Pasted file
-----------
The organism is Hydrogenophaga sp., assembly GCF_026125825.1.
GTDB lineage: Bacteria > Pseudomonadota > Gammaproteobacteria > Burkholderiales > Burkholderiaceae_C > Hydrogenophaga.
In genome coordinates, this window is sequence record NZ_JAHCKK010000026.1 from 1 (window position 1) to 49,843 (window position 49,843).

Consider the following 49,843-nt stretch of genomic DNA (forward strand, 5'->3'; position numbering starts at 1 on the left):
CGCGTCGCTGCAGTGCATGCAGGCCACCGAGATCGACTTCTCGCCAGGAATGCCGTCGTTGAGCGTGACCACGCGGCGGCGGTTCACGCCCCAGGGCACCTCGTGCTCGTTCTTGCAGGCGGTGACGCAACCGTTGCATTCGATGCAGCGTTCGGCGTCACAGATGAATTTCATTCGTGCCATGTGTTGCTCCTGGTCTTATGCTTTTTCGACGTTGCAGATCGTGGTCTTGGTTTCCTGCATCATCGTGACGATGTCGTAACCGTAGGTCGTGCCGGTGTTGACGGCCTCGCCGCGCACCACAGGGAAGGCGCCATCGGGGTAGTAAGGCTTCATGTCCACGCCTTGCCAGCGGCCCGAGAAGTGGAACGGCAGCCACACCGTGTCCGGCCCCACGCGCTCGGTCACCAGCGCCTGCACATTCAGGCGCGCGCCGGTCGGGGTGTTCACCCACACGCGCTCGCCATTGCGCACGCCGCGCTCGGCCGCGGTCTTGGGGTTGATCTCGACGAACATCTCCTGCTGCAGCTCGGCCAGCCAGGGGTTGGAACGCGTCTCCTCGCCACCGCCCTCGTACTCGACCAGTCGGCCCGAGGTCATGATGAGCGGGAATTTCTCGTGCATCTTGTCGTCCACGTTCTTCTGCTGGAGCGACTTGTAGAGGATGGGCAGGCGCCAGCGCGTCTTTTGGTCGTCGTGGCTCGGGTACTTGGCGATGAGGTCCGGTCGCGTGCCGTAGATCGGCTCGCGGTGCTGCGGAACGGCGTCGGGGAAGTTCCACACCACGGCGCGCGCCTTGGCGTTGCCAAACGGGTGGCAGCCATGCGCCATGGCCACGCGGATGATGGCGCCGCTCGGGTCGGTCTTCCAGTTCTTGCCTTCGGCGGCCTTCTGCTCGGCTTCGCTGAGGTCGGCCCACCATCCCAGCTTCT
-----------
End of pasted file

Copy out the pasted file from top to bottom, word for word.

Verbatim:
The organism is Hydrogenophaga sp., assembly GCF_026125825.1.
GTDB lineage: Bacteria > Pseudomonadota > Gammaproteobacteria > Burkholderiales > Burkholderiaceae_C > Hydrogenophaga.
In genome coordinates, this window is sequence record NZ_JAHCKK010000026.1 from 1 (window position 1) to 49,843 (window position 49,843).

Consider the following 49,843-nt stretch of genomic DNA (forward strand, 5'->3'; position numbering starts at 1 on the left):
CGCGTCGCTGCAGTGCATGCAGGCCACCGAGATCGACTTCTCGCCAGGAATGCCGTCGTTGAGCGTGACCACGCGGCGGCGGTTCACGCCCCAGGGCACCTCGTGCTCGTTCTTGCAGGCGGTGACGCAACCGTTGCATTCGATGCAGCGTTCGGCGTCACAGATGAATTTCATTCGTGCCATGTGTTGCTCCTGGTCTTATGCTTTTTCGACGTTGCAGATCGTGGTCTTGGTTTCCTGCATCATCGTGACGATGTCGTAACCGTAGGTCGTGCCGGTGTTGACGGCCTCGCCGCGCACCACAGGGAAGGCGCCATCGGGGTAGTAAGGCTTCATGTCCACGCCTTGCCAGCGGCCCGAGAAGTGGAACGGCAGCCACACCGTGTCCGGCCCCACGCGCTCGGTCACCAGCGCCTGCACATTCAGGCGCGCGCCGGTCGGGGTGTTCACCCACACGCGCTCGCCATTGCGCACGCCGCGCTCGGCCGCGGTCTTGGGGTTGATCTCGACGAACATCTCCTGCTGCAGCTCGGCCAGCCAGGGGTTGGAACGCGTCTCCTCGCCACCGCCCTCGTACTCGACCAGTCGGCCCGAGGTCATGATGAGCGGGAATTTCTCGTGCATCTTGTCGTCCACGTTCTTCTGCTGGAGCGACTTGTAGAGGATGGGCAGGCGCCAGCGCGTCTTTTGGTCGTCGTGGCTCGGGTACTTGGCGATGAGGTCCGGTCGCGTGCCGTAGATCGGCTCGCGGTGCTGCGGAACGGCGTCGGGGAAGTTCCACACCACGGCGCGCGCCTTGGCGTTGCCAAACGGGTGGCAGCCATGCGCCATGGCCACGCGGATGATGGCGCCGCTCGGGTCGGTCTTCCAGTTCTTGCCTTCGGCGGCCTTCTGCTCGGCTTCGCTGAGGTCGGCCCACCATCCCAGCTTCT